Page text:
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Wednesday, July 27, 2011

Time's Winged Chariot

                                 And at my back I always hear
                            Time’s winged chariot hurrying near:
                                And yonder all before us lie
                                      Deserts of vast eternity.”  
Andrew Marvell

When they feel mortality catching up with them, some baby boomers decide to cross-train for immortality.  On a trail near Aspen, David Brooks describes an old geezer coming up behind him with a  

whoosh…like an incoming F-18. You’d turn around and see this little nugget of Spandex. It was one of those superfit old guys who’d decided to go on a fitness jihad in retirement. He’d be coming at you at ferocious speed, wearing weights on his wrists and ankles and a look of fierce determination on this small wrinkled face. You’d be huffing and puffing on the mountainside, and this superbuff Spandex senior would whiz by like a little iron Raisinette.”*                                   

              Although most of us don’t indulge in that level of geriatric athleticism, we have a tendency to declare our retirements “rewirements” and devise copious lists of what we want to do and where we want to travel “now that we have the time.” In no time at all, we replicate the 24/7 scheduling of our previous careers, indulging every minute of every day in fervent jihads of post-retirement activity.  
            All through our working lives, we understood “keeping busy” as the supreme virtue, from which it followed that not being busy was a vice—and something to be ashamed of. I’m not immune from this  misconception.  A couple of years ago I was so troubled by my frantic pace that I devised this crazy chart:

          Was all this busyness my way of avoiding the “vice” of just sitting still, doing nothing, and contemplating the meaning of life? When I curled up my toes at last, would I find that I had squandered all my precious time on less important pursuits than attending to my soul?  

There comes the day when your busy little self discovers that it can’t do anything at all. You have cancer, a stroke or a heart attack or are waiting for a liver transplant and you haven’t the strength to lift a finger. You just sit there, stunned to your core. When this happened to theologian James L. Kugel he felt extremely small, contracted to the narrow space of his failing body,  while the “background music” of his ordinary, day-to-day life fell silent. #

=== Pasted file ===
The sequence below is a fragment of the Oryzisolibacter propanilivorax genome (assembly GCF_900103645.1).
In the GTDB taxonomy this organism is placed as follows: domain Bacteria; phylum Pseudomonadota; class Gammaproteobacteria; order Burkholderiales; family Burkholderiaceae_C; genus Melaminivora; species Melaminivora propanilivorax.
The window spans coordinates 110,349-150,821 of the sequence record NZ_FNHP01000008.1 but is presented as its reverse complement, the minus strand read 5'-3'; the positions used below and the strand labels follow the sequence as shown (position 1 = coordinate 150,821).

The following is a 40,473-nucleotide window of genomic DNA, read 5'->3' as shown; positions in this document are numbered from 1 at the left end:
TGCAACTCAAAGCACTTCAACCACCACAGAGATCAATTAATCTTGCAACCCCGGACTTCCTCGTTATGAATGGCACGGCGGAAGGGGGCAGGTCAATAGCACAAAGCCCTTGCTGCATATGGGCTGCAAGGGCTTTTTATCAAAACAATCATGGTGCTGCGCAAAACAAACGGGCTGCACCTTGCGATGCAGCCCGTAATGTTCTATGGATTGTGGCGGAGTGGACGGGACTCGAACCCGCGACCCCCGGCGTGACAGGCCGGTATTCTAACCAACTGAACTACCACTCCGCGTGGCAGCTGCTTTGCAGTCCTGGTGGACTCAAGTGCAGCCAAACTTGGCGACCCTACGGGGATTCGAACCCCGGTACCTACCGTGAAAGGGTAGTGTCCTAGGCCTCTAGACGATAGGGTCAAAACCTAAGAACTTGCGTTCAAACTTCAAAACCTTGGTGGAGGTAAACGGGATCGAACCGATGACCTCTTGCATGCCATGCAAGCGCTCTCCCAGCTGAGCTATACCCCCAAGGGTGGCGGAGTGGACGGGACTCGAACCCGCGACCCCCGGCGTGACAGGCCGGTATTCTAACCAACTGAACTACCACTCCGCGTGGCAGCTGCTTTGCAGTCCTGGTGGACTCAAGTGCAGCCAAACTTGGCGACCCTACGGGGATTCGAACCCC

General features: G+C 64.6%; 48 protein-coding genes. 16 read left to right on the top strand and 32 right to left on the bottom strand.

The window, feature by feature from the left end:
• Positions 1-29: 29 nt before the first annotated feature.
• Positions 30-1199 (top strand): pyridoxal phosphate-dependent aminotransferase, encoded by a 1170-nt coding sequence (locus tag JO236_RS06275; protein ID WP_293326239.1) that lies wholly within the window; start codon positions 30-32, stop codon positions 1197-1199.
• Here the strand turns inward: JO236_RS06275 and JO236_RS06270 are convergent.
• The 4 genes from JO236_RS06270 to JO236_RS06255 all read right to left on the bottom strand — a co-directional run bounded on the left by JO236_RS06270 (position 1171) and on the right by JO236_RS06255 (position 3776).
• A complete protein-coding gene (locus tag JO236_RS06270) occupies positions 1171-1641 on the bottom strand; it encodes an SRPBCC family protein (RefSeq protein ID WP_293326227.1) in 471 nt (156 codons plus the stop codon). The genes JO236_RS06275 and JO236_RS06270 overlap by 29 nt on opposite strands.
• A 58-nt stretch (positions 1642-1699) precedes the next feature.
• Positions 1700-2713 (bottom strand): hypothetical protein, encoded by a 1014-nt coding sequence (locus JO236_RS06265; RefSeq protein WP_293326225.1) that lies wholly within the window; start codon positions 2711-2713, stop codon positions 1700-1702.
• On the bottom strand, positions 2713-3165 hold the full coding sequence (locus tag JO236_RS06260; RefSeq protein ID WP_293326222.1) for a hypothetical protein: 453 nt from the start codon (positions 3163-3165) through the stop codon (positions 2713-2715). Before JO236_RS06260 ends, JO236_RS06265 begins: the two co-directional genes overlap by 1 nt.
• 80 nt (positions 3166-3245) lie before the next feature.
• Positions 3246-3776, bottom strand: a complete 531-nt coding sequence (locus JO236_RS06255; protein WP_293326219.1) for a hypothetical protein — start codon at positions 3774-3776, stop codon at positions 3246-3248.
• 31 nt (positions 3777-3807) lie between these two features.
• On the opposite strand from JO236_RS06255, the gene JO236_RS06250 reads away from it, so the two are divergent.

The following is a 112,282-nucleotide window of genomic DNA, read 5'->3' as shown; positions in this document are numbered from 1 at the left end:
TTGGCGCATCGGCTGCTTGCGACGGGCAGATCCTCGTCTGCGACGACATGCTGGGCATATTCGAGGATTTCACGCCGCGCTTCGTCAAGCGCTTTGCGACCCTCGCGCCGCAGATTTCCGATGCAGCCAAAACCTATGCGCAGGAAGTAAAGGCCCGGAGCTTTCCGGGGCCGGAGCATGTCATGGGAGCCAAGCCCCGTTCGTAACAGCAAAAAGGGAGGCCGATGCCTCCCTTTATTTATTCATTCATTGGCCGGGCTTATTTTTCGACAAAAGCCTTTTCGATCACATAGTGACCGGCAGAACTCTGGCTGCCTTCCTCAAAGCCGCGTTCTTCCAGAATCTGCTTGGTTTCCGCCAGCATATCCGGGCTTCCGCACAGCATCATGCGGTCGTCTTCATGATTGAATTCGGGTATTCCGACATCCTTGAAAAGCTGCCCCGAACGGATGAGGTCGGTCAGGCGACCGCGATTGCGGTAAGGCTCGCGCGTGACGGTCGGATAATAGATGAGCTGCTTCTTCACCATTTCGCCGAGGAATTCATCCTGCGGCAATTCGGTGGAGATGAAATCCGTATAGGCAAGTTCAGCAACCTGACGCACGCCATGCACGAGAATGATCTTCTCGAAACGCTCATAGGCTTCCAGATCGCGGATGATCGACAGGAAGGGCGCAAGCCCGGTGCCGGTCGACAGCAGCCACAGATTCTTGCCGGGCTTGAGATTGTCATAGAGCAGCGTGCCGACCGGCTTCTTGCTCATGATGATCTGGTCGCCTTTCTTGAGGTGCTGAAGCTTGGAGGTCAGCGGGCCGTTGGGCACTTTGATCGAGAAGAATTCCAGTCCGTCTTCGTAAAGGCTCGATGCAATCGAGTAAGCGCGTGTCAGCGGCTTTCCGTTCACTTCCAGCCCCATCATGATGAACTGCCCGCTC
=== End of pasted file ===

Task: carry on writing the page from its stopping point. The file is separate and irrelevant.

When you feel really sick, your fondest hope is to be able to transcend the pain and tiredness to accomplish a single thing in the day—write a brief note, get yourself onto the porch for some fresh air, take a shower, wash one or two dishes.  There go your to-do lists; all you have left is this contracted, “be-ing” surrounded by that vast, unnerving silence.
            Sitting in my chair during my bout with breast cancer, impressed that I’d gotten there from the bed at all, I was ruminating about World War Two. In the dark of those New York City evenings I used to sit on the floor next to the short wave radio, leaning against its vibrating warmth so that I could actual feel the  thud of bombs raining down on London. But that was 1942.  This was 2002!    The decades reached back and back until I felt like a rubber band, stretched way too far. How could I have lived so long and, if I had, why? How much longer could I  keep it all up without snapping altogether?
            If we are lucky to survive deadly illnesses, we just love having another chance to fill our crowded engagement books and I phones and blackberries with with lots and lots of things-to-do today and things-I-ought-to-have-gotten-to-yesterday. But is this mindless busyness going to give us the “meaning of life,” that being so very sick made us crave so fiercely?
            I recovered, and dived right into “making up for lost time.”  But I had spent so much time, for the first time in years, not being busy in that  place where the music of daily life falls silent, that it seemed important to find some “time out.” So I cancelled my weekend newspaper delivery and turned off my computer and television on Sunday mornings to sit in my chair and read contemplatively. What I mean by that is taking in a paragraph or two of what Rabbi Abraham Joshua Heschel or Paul Tillich or Rebecca Naomi Remen or Karen Armstrong think about human life and the inevitability of death and what other human beings through the ages have said about these issues. Is there a God? Does life have meaning? Do we have souls? If so, what do they consist in?  Then I put the book down and think about what I have read. 
         Amazingly, I  can get my elderly mind around complexities which I never grasped before. All this is so exciting that I have joined discussion groups where such questions are also batted about:  “What is existence?”   “What is the good?  “Do we have free will?”   “What is integrity?” “What is a virtue, and what is a vice?”
            This, too, will grind to a halt someday—later, I hope, rather than sooner—and if I don’t drop dead on the spot I may find myself a little old lady sitting in a little old rocking chair at the window of a nursing home somewhere, the skin on my shoulders prickling as my feathers break through and  I  stretch my wings for that last, great wind.

*David Brooks, The Social Animal: The Hidden Sources of Love, Character, and Achievement. New York: Random House, 2011. 361

# See James L. Kugel, In the Valley of the Shadow: On the Foundations of Religious Belief (and their connection to a certain, fleeting state of mind).  New York: Free Press, 2011.


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